We arrived in Mongu at around 6:30 I found the Total gas station and filled up the Van. I did not remember how to get to the Jack Joyce House (JJ House).  It was dark and everything seemed different. There were new roads , traffic signals that were not there before and new businesses, so nothing seemed familiar.   We called Fr. Barnabas and he met us further in town and we traveled paved roads almost to the house.  Wow!

We arrived at the house and found Fr. Chibesa(Parish Priest of Kalabo) at the house.  Fr. Barnabas and him were traveling the next day to Lusaka for meetings.  It was good to be back in Mongu where I lived for 2 years.  Inutu the great cook when I was there was still cooking at JJ House.  The food was great and it was good to catch up with Chibesa and Barnabas.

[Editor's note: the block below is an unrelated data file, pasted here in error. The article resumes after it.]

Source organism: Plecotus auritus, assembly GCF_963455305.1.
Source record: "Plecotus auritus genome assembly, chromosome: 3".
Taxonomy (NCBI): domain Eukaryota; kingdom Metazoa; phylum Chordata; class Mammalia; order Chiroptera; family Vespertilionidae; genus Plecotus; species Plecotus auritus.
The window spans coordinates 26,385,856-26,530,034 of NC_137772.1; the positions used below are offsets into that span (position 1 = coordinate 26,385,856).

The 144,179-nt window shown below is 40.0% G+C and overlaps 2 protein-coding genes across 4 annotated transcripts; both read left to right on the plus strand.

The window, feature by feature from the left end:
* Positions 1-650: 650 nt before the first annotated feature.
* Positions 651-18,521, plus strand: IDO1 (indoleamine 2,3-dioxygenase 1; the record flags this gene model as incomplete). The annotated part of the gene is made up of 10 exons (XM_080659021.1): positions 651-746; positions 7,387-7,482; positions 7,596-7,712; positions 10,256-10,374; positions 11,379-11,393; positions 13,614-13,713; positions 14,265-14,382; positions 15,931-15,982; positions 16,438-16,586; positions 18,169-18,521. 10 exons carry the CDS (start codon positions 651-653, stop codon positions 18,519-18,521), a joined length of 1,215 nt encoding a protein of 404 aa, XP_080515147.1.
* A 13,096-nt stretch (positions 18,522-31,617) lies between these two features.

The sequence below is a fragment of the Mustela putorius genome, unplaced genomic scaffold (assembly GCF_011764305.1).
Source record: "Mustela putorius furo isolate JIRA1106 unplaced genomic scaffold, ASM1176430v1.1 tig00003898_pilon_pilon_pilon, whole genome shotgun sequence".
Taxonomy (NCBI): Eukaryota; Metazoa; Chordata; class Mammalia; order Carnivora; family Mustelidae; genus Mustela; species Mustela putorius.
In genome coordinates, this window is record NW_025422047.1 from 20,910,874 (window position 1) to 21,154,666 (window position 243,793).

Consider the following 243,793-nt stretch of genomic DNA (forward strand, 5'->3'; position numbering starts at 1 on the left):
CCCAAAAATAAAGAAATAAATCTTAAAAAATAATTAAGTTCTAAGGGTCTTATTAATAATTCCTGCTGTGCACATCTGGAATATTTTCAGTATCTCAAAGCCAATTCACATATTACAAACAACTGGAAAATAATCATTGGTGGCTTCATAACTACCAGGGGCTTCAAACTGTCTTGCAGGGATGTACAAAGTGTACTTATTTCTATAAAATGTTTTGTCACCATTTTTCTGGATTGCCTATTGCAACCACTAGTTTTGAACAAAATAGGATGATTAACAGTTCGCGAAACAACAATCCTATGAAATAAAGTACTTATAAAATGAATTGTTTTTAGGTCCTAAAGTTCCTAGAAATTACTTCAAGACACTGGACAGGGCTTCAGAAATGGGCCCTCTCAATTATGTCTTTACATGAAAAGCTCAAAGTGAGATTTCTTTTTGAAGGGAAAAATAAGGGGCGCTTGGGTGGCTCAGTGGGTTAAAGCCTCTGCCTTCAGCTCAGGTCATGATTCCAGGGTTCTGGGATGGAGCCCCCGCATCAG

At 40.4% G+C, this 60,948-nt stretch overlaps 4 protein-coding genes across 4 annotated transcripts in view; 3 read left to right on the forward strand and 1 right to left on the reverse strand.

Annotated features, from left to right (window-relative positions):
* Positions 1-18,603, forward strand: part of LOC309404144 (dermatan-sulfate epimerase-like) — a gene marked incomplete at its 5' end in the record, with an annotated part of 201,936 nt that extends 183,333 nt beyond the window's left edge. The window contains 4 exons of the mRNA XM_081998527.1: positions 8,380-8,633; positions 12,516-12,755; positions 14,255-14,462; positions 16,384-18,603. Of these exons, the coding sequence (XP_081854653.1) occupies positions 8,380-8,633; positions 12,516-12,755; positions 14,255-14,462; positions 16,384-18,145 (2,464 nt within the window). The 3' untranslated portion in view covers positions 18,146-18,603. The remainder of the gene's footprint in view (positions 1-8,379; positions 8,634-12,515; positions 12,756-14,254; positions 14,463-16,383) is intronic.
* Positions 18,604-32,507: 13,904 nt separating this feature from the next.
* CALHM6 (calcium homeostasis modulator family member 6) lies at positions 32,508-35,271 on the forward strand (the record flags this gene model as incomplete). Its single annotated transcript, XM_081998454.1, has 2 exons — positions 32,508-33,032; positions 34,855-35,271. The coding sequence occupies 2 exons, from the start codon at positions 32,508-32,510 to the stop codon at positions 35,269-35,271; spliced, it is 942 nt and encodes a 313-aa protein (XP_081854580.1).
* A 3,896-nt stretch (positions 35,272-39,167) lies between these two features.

There was not enough room at JJ house for us to stay and Fr. Barnabas had booked us into a lodge ran by the Presentation Sisters on the road to Limalunga( for those who know the area it is right after the Sepo convent) It is called Liseli Lodge.  The rooms were great, but we found out in the morning that the geezers (hot water heaters-a solar and electrical combination) were not connected to the electricity so the showers were cold.  The winter months solar is not enough to get and keep the water warm. It is winter now in Zambia cool to cold nights and warm to hot afternoons.